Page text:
Amid delta variant spike, UT announces it will remain at full capacity this fall

Kaushiki Roy, News Reporter

Editor’s Note: This article first appeared as part of the August 2 flipbook.

The city of Austin moved into Stage 5 guidelines Friday for the first time since December, encouraging residents to mask up and avoid public gatherings. UT still plans to hold classes in person for the fall semester, according to UT President Jay Hartzell.

The rise in cases, triggered by the delta variant, is mainly impacting unvaccinated individuals, said Rama Thyagarajan, an assistant professor in the department of internal medicine at Dell Medical School. However, the influx of new patients in Austin hospitals are mirroring last summer’s numbers, with only 16 staffed ICU beds available July 30 in Travis County, according to the city of Austin. Thyagarajan said the best way to curb the increase in cases is for people to get vaccinated. 

“About 97% of the hospitalization is happening in the unvaccinated to the point that the (Centers for Disease Control and Prevention) directors are calling it a disease of the pandemic of the unvaccinated,” Thyagarajan said. 

Hartzell said in an email to the UT community that the University does not have plans to introduce new restrictions and expects to hold classes in full capacity during the fall semester.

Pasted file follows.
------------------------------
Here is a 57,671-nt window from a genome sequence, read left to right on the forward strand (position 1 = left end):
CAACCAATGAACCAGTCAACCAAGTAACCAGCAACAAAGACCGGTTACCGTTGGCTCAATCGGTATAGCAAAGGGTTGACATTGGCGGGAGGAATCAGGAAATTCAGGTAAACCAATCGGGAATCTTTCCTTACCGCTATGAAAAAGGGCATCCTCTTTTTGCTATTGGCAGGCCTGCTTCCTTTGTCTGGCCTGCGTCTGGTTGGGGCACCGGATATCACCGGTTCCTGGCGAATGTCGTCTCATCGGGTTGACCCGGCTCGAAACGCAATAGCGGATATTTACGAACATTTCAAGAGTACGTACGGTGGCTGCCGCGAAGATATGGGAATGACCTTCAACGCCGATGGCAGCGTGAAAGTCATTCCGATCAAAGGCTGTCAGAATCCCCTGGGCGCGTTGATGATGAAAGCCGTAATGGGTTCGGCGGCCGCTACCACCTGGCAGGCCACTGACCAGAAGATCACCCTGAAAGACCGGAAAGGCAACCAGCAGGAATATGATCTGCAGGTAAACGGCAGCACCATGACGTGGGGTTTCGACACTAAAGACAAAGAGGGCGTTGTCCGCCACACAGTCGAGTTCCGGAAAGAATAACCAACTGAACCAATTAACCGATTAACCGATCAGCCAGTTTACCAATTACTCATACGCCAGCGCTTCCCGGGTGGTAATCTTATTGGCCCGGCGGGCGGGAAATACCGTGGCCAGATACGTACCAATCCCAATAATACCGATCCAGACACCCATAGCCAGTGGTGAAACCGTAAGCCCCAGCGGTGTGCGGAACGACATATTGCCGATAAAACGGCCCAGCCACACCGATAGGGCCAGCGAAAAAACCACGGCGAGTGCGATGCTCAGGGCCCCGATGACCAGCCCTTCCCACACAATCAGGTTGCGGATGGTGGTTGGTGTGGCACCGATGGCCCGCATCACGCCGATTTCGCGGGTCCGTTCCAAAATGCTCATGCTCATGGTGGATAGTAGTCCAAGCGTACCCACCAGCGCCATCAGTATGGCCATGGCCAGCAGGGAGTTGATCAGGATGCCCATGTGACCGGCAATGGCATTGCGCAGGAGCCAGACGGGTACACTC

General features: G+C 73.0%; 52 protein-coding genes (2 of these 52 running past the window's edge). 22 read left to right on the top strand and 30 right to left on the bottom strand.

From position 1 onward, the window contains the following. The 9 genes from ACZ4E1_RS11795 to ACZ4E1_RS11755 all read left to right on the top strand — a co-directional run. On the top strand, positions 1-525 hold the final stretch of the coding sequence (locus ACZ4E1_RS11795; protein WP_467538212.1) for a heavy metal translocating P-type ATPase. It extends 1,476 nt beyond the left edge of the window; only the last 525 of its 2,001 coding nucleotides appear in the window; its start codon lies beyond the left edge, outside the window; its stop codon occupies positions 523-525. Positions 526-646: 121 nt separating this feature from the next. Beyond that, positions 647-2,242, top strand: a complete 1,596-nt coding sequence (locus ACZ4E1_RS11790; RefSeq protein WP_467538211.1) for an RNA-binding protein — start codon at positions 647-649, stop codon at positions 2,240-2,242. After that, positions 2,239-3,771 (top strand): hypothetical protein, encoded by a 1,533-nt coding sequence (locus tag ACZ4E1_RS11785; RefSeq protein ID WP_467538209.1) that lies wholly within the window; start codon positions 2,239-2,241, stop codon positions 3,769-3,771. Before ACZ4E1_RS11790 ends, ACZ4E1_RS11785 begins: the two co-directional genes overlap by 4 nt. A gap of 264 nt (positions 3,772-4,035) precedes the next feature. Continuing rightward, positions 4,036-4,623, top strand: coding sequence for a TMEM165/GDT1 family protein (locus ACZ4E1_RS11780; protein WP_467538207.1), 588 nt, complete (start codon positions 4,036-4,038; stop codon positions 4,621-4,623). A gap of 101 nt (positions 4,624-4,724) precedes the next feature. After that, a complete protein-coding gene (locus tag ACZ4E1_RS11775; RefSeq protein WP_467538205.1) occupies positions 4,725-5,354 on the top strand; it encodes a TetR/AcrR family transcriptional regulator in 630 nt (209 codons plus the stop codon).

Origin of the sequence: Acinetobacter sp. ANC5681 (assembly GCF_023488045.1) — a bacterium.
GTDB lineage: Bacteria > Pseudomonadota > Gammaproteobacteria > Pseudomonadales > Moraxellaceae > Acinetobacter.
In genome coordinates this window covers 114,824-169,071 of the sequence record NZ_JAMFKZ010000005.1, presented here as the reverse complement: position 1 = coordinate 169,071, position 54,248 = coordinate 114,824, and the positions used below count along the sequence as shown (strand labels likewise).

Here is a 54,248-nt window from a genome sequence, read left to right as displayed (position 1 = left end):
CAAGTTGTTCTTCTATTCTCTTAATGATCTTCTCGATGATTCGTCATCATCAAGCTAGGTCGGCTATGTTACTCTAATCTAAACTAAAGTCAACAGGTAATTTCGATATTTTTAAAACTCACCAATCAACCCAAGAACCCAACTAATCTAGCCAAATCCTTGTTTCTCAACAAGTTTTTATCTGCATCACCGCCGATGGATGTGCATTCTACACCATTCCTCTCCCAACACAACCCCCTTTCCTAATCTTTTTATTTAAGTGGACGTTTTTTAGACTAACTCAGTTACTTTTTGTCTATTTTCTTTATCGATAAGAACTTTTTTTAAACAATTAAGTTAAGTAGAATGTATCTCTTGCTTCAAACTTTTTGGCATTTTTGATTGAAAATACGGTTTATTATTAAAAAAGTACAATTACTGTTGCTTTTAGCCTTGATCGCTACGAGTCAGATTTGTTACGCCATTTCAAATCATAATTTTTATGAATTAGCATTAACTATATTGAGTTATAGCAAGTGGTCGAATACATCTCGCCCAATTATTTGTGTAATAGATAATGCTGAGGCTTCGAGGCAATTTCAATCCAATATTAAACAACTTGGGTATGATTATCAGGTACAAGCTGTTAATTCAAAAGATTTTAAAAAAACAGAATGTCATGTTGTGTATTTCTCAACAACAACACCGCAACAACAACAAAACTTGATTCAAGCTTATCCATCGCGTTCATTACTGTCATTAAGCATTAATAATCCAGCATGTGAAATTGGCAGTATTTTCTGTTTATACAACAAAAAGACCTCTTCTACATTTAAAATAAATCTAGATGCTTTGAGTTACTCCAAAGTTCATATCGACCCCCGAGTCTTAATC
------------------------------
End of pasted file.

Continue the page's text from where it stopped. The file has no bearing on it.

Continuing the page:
Steven Ding, president of UT Senate, said the University is bound by Gov. Greg Abbott’s restrictions against mask and vaccine mandates in public schools. 

“It’s really frustrating from our perspectives because Austin is in Stage 5 now and lots of COVID (is) spreading in the community,” Ding said. “Even hospitals are getting overwhelmed.”

Kaitlyn Johnson, a postdoctoral researcher in epidemiological modeling for the UT COVID-19 Modeling Consortium, developed a COVID-19 dashboard that predicts future trends for cases in the Austin-Round Rock Metropolitan Statistical Area. Johnson also helped to develop another site that provides the number of hospital beds occupied and the percentage of the Travis County population that tests positive.

Johnson said 289 patients are currently hospitalized due to COVID-19, with 101 in the ICU and 55 on ventilators as of July 24.

“We are very rapidly approaching our health care capacity, and so we need to turn things around and reduce transmission immediately as much as possible,” Johnson said.

Thyagarajan said the delta variant is one of the many mutations COVID-19 has showcased over the last two years. The variant first emerged in India and spread to over 100 countries. The delta variant is much more transmissible than the original strain of the virus, Thyagarajan said.

“We don’t know many other symptomatic differences between the new strand and honestly, it is irrelevant,” Thyagarajan said. “Over 90% of the cases are because of the delta variant and the symptoms are still fevers, body aches, sore throat, cough, loss of taste and smell.”

Ding said the Faculty Council is working on alternatives for students and staff in terms of class structures and capacity.

“We’re hoping that the Dean’s and the Provost Office will give faculty more accommodations to be able to teach in person if they want,” Ding said. “There’s a lot of faculty members who have young children who aren’t eligible to receive the vaccine, and are concerned for a lot of them coming to campus and having kids at home.”